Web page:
Category Archives: CPR Volume 14, Issue 2

Cider Press Review, Volume 14, Issue 2, October 2012

by Anne Champion

The fog lifts, revealing
solitary stalks coated in dew,
new white ruffles draped over sleek green stems
grazing the grass like a wedding gown,
married to the earth’s need.

If only all love wasn’t meant to be plucked,
pulled from its roots and unearthed,
then everything that blooms
would not always be lost.

Pinch the base of the flower,
pull it from its stem and press your fingers
against the flower’s cheeks,
reveal the jaws of the dragon open wide,
bright yellow throat and fuzzy tongue.

Remember to marvel in delight,
pay homage to the transient nature of all things
before you release the flower
and the jaw snaps shut.


Published in Cider Press Review, Volume 14, Issue 2.

Anne Champion completed her MFA in Poetry at Emerson College. She received her BA in Creative Writing and Behavioral Psychology from Western Michigan University. She currently teaches Freshman Composition and Literature at Emerson College, Wheelock College, and Massachusetts College of Pharmacy and Health Sciences. She attended the Squaw Valley Writers Poetry Workshop in 2012.

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Pond, Water Lilies & Meadow, by Brenda Yates

With apologies to Eamon Grennan

You enter Senda’s painting in stillness, among reflections of smudged trees and brush at the edges of water, your eye drawn through a break in foliage to sunlight sheening a meadow beyond, untruthfully shining back on the pond, lighting pink floating flowers and a fruiting red fungus that illuminates the foot of an almost familiar, splotchy, white-bark tree—a separate kingdom brightening just above worn-away roots, opened like a dark mouth, wounded, but still eating into the ground.

It was the only oil my father ever bought, the only painting that hung on the walls of wherever it was we were living, aside from the reproductions depicting the temptation of Christ, and Jesus, alone in the wilderness, praying, while dark, piled-up clouds sent down “slanting pillars of light like ladders up to heaven,” shafts I called God’s eyes and took as evidence, whenever they appeared in real life, that He was looking down on us as we drove from base to base.

In his 87th year, my father says he wanted me to have it before he died. He’d hated how susceptible I was, how I disappeared into that landscape. Yet he packaged it, and mailed it across the bleeding miles. Among bombers, missiles and Cold War, the soldier in him tried to snap her out of her own, dreamy world—and never gave up trying in all the years she lived in his house. He feared the dangers sure to come to anyone not on real ground and especially for the ever-after of a daughter who did not do as the Bible said:

“If anyone loves the world, the love of the Father is not in him. Love not the world nor the things in this world.”  But I did.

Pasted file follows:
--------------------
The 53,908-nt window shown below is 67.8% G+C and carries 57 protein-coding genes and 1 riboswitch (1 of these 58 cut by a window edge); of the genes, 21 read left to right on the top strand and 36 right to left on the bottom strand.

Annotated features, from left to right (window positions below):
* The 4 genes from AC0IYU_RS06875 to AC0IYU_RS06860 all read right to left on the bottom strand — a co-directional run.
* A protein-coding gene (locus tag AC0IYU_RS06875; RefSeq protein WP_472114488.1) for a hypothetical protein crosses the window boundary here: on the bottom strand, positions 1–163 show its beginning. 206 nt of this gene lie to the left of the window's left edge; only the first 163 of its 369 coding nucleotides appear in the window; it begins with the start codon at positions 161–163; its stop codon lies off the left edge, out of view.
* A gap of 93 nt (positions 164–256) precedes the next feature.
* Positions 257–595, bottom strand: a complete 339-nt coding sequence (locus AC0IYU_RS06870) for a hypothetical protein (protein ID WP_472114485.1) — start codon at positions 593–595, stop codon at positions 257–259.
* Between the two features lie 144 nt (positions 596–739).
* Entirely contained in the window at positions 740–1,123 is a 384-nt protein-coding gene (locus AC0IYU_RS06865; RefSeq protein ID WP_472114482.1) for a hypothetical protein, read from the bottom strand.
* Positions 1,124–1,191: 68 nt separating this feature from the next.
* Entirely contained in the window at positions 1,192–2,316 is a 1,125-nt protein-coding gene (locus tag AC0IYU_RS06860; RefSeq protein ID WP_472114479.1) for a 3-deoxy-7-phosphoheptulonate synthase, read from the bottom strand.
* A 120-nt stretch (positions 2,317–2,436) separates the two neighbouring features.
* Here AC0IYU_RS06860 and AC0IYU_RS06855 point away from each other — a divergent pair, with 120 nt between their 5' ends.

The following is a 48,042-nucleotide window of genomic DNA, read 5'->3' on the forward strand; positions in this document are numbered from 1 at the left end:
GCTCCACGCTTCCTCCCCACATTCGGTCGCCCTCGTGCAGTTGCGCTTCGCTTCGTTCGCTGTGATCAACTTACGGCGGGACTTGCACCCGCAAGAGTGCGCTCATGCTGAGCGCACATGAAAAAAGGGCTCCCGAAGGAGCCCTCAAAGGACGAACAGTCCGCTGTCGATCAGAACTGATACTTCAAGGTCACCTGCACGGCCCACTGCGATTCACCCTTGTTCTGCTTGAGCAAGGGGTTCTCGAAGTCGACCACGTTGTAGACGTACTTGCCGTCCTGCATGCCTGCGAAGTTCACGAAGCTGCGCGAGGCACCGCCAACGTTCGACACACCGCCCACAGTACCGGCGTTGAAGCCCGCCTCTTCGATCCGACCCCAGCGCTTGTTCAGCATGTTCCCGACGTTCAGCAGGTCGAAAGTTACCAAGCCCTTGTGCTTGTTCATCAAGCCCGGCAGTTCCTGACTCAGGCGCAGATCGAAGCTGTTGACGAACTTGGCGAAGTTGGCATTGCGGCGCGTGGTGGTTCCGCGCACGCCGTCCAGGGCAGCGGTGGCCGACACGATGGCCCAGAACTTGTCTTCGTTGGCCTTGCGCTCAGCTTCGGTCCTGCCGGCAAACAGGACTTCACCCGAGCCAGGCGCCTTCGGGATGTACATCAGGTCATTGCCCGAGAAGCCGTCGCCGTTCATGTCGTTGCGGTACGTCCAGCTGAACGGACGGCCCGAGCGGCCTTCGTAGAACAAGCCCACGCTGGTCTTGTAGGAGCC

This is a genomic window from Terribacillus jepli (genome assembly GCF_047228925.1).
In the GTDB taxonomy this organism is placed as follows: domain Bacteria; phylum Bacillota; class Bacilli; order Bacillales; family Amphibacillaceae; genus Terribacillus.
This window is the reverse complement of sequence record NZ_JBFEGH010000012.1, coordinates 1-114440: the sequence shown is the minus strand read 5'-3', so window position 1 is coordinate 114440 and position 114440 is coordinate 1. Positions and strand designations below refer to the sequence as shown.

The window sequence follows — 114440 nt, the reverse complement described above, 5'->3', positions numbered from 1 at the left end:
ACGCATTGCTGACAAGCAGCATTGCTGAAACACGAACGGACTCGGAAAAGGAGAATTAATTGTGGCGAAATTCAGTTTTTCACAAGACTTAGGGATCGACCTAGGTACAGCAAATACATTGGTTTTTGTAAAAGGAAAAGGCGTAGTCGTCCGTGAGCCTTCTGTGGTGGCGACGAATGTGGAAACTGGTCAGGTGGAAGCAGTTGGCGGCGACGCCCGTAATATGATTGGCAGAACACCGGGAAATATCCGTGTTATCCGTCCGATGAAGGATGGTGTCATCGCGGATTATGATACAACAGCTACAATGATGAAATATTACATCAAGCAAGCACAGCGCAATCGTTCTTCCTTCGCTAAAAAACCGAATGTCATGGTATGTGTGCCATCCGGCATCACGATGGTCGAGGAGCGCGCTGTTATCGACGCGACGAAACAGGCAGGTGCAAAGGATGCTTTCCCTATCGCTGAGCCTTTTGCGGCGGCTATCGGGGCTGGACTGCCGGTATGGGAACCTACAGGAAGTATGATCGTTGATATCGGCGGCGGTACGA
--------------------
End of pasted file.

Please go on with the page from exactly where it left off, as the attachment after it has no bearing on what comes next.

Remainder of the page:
Bought on a lark in the village near a waterfall, down the mountain from Nikko’s Buddhist temples and Shinto shrines—we knew its flaws, even then. Perspective askew, and it’s a marsh, yet no mist veils the distance, no mud or muck grabs your shoes as you stand beside the water. But I was bound to it in the dark, bleak winters of biting wind and lake-effect snow, of too far north on a too-long stint in stuffy, sealed-up houses, where looking up from a book, I felt the velvet summer air, sensed the way everything, even my skin, gathered light as if it were holy, smelled the fragrant intimacy of green in the full flush of summer, knew the seasonal dominion of this world, real and imagined, beyond damnation.


Published in Cider Press Review, Volume 14, Issue 2.

Brenda Yates
Brenda Yates is from nowhere. After growing up on Air Force bases stateside and overseas, she settled first in Massachusetts, and then in California where she lives with her husband.

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Dissecting Owl Pellets in Fifth Grade, by Kristin Mason

The most common prey of a barn owl,
the teacher tells us, are mice and voles,

sometimes a rat, rarely a small rabbit,
but the pellet she lays on our worktable—

regurgitated bones and fur, everything
indigestible—is smaller than any of those.

I picture my mother, dead a year now,
and wonder how much of her skin

is left, how small she’d be in her coffin
if she were only bones. My partner, Dwayne,

tweezes the owl’s prey free, and I reconstruct
the skeletons—one, a partial vole; the other,

a complete shrew—on a sheet of white paper.
I marvel, roll each bone in my hand

like a precious stone before I glue it down,
the vole’s ulna and broken radius, the shrew’s skull

cracked down the center, its sharp
and tiny teeth. When we’re finished,

Dwayne and I argue over who will take
the project home—my rock beats his scissors.

My stepmother gasps, Throw that away!
But that night, while she and my father sleep,

I sneak downstairs, dig it out of the garbage, and hide it
in my closet, inside the largest drawer of my empty jewelry box.


Published in Cider Press Review, Volume 14, Issue 2.

Kristin Mason received her MFA from the University of Arkansas in 2012. She currently lives, writes, and teaches in Fayetteville, AR, though her heart is in Tulsa.

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